It will be appreciated that the system described above assumes that the relative prices of diamonds of different weights will not change. The system will therefore function well if the prices of all weights of D-colour, internally flawless, round-brilliant cut diamonds doubles, or halves, as long as the ratios of the prices remains the same. However, it is appreciated that the relative price ratios may not always remain the same.
In preferred embodiments of the invention, therefore, the main processor 2 also performs a check to determine whether diamonds of different weights are regularly being traded at values which are significantly different from the ratio expressed by the pre-set price-weight relation. There are several ways in which this may be achieved.
For instance, a number of specific weights may be defined, such as 1 carat, 5 carats and 10 carats. At regular intervals the ratios between the average trading prices of diamonds having these weights (or falling within a pre-set range immediately around these weights, such as 0.1 carats) may be compared. If these ratios are significantly different from those anticipated, the main processor may generate an alert, so that an operator of the system can analyse the trading prices and adjust the price-weight relation, if necessary, to reflect the current relative trading prices.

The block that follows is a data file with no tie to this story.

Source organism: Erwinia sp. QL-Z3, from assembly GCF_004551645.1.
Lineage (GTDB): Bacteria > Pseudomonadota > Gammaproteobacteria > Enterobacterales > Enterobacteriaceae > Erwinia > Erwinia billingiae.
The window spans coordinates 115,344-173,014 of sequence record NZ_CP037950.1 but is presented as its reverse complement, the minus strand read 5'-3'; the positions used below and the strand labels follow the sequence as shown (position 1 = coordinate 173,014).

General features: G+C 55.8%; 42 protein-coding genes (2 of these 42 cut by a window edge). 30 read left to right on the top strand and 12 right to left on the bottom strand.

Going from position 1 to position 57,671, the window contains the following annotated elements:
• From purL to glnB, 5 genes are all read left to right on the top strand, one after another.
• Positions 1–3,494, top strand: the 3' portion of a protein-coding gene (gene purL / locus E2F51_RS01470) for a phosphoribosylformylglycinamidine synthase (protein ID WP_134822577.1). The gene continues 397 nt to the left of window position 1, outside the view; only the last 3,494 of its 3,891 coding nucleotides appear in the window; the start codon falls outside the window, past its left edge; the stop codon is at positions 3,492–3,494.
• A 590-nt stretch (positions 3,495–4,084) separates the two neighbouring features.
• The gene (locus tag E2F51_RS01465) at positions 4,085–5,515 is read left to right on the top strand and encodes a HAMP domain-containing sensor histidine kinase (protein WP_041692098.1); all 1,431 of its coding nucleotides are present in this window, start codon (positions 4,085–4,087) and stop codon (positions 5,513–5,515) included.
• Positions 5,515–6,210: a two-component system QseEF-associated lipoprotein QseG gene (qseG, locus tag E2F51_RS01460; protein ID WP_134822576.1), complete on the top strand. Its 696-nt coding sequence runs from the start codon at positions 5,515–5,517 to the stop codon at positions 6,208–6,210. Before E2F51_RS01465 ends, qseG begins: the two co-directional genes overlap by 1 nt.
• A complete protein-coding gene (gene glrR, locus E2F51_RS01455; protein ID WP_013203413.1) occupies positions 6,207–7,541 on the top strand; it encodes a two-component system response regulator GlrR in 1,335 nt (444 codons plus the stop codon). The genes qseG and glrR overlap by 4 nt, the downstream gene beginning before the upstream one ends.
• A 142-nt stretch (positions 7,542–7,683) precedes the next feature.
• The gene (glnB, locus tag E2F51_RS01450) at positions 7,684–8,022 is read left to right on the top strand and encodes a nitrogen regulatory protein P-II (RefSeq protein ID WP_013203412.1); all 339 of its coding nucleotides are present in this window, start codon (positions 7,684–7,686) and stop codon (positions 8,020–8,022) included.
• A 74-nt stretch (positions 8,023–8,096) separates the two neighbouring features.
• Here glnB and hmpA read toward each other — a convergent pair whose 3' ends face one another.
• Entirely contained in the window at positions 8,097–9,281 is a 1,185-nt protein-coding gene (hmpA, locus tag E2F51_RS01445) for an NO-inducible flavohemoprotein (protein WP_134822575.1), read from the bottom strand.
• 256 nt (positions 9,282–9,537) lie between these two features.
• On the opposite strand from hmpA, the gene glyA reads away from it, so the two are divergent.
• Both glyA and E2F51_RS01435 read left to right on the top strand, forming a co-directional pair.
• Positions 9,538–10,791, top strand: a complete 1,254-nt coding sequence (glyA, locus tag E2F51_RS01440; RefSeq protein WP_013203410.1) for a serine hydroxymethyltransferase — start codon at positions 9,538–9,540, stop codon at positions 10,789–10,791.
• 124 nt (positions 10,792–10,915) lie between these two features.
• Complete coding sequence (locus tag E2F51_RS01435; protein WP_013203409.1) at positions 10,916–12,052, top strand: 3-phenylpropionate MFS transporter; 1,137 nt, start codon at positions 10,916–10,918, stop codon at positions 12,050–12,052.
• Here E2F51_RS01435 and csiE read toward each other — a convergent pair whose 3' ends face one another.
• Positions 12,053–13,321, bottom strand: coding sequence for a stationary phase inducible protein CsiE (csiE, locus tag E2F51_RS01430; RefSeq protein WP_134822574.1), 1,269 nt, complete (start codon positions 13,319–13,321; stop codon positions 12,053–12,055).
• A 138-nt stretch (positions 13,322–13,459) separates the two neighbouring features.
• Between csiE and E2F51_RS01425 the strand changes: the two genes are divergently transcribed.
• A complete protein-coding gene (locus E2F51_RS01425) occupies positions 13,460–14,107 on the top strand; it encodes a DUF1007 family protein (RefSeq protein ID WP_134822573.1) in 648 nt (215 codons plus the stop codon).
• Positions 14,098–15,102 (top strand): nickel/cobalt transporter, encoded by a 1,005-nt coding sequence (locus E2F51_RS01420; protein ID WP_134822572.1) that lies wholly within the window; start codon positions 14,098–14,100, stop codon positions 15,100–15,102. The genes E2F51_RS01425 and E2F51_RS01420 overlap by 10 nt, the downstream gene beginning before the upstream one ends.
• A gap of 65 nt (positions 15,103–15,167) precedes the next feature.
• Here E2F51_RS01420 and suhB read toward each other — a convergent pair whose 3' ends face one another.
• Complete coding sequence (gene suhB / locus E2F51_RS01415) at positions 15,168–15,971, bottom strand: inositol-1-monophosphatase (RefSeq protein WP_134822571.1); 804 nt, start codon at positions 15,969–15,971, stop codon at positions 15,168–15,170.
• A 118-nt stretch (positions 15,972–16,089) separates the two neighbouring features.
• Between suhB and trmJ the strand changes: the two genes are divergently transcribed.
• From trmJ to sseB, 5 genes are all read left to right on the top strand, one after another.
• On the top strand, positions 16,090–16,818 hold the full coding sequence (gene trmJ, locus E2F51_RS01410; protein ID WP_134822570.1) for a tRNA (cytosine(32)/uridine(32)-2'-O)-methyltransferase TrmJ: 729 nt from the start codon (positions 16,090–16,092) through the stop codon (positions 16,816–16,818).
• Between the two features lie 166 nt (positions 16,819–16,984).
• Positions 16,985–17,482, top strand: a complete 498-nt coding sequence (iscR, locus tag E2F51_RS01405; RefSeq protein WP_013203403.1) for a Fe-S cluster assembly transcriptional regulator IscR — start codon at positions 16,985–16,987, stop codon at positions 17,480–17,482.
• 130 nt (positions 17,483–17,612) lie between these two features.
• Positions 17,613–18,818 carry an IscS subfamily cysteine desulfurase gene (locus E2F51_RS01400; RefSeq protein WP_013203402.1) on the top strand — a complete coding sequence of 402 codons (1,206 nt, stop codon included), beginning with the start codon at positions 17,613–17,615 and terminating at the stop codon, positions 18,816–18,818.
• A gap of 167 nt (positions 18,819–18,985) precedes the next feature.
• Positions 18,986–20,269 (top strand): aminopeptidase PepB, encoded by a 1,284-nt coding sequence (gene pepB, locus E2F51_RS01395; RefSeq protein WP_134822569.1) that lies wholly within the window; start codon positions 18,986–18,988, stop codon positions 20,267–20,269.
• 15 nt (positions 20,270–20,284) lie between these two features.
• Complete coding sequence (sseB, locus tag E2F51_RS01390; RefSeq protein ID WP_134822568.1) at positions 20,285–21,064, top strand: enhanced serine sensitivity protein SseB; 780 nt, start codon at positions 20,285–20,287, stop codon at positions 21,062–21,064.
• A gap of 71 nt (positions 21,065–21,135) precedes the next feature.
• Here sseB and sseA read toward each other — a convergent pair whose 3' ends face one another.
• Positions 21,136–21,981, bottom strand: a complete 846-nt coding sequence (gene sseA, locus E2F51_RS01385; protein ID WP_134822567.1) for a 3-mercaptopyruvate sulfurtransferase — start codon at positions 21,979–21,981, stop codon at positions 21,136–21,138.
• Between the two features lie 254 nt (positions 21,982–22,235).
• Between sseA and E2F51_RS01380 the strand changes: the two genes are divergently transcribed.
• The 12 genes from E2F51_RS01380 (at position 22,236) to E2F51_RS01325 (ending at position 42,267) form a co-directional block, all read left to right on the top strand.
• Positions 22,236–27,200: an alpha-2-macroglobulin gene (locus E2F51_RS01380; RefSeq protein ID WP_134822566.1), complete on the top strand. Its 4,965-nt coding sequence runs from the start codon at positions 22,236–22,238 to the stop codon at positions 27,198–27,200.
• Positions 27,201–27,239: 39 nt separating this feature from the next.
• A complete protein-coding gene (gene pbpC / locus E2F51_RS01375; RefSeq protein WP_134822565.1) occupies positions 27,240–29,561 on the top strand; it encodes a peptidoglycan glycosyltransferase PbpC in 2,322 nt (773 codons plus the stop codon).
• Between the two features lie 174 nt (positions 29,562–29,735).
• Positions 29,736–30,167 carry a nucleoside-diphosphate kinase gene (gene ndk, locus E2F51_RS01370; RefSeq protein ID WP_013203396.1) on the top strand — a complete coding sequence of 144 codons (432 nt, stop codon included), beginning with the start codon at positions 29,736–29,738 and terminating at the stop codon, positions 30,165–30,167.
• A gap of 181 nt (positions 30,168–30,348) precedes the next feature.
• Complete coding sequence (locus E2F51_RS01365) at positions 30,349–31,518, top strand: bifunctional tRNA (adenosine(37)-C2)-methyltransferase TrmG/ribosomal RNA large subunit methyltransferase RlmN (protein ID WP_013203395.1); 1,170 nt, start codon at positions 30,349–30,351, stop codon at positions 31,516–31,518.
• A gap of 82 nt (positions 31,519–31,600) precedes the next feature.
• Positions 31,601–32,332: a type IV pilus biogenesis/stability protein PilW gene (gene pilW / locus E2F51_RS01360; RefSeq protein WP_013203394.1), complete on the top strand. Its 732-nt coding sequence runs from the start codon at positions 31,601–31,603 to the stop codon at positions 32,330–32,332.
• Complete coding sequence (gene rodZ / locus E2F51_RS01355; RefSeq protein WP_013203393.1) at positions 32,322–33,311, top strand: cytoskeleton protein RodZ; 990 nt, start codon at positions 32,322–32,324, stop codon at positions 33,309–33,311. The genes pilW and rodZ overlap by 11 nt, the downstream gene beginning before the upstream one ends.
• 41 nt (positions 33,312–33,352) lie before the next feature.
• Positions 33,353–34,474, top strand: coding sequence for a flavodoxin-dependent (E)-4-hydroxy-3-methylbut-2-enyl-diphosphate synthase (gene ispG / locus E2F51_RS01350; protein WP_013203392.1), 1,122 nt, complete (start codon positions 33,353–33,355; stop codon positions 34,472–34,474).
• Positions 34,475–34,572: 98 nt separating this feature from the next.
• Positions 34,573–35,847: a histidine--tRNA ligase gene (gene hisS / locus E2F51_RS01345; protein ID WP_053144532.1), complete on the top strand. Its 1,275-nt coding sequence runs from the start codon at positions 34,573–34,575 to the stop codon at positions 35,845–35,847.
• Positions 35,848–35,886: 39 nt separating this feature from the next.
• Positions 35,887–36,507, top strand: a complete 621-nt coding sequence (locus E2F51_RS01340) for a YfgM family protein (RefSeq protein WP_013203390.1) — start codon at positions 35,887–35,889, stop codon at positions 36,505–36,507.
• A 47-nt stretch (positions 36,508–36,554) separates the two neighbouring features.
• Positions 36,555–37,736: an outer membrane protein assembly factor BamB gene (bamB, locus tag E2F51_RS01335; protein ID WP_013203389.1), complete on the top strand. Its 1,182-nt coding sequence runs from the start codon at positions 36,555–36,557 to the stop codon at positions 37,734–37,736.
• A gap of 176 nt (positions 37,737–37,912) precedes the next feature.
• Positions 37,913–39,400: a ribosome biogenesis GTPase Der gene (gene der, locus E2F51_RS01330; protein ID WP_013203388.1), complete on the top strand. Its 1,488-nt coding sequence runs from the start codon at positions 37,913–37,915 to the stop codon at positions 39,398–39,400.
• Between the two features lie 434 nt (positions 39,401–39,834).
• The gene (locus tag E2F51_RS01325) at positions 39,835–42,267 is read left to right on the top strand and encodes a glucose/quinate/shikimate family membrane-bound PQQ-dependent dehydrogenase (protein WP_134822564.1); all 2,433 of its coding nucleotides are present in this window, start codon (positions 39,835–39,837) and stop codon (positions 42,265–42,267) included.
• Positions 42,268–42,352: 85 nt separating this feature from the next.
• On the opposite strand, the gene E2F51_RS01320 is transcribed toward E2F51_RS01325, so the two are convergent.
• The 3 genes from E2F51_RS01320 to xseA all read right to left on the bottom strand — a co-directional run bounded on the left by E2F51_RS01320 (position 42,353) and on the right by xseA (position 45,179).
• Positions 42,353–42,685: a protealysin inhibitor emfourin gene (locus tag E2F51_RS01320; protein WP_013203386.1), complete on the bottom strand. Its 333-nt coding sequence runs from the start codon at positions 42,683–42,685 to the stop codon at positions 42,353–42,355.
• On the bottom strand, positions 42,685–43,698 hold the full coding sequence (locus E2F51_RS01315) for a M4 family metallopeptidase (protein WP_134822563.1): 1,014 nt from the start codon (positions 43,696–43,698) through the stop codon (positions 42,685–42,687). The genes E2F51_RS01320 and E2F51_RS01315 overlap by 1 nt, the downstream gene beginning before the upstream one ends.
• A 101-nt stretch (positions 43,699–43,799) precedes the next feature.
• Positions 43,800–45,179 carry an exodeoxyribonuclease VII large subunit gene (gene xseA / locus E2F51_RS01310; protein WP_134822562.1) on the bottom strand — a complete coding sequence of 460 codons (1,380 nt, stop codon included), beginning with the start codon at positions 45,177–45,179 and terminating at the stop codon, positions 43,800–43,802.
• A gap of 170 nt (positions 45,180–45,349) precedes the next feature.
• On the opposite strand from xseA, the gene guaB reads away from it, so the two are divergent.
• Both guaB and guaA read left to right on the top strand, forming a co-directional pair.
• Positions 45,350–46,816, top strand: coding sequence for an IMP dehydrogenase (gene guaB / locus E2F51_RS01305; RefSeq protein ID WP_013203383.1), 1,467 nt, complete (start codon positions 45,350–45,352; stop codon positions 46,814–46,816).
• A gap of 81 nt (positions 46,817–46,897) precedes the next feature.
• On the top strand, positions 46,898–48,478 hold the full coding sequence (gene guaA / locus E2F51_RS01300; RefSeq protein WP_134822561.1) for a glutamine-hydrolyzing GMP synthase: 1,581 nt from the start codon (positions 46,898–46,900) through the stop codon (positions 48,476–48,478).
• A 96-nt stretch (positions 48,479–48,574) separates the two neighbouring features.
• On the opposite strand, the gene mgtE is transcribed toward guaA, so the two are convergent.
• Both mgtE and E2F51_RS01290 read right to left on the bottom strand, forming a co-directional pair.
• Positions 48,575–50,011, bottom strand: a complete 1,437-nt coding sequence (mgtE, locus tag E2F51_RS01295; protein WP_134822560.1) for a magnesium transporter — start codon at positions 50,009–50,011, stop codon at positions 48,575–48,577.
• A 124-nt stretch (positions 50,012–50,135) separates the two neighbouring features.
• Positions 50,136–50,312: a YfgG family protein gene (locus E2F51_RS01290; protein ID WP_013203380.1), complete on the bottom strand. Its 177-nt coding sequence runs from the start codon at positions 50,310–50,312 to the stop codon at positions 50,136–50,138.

Alternatively, the main processor 2 may accumulate data relating to the prices at which diamonds of various weights have been traded over a certain period of time, for instance one 24-hour period, and generate a current price-weight curve. The current curve can be compared against the pre-set price-weight relation to identify significant discrepancies. If any such discrepancies are found, again an alert may be generated so that an operator of the system can take any appropriate action.
In still further embodiments of the invention, the main processor 2 may be operable to adapt the price-weight relation in response to current trading prices. As discussed above, data relating to the trading prices of diamonds of various weights may be accumulate over a period of time, to generate a current price-weight curve. This current price-weight curve may then be used as the pre-set price weight relation, replacing the previously-used price weight relation. The accumulation of new data to produce a more up-to-date price-weight relation may then begin.
In a further, alternative embodiment of the invention, the index may be determined by calculating a linear sum of the price per unit weight in each of a plurality of categories that are at least partly determined by weight. For instance, a plurality of categories may be defined, as above, to contain D-colour, internally flawless, round-brilliant cut diamonds falling within certain weight ranges. As an example, the price per carat in these categories may be:
Weight range (carat)
Price per carat ($)
The index may then be calculated by summing the price per carat in each category, and in this instance the index would be 849,800. The index may, of course, comprise a number which is the sum of the prices multiplied or divided by a pre-set factor. Preferably the calculation of the index comprises a linear sum, meaning that no differential weighting is applied to the price per carat values from different categories.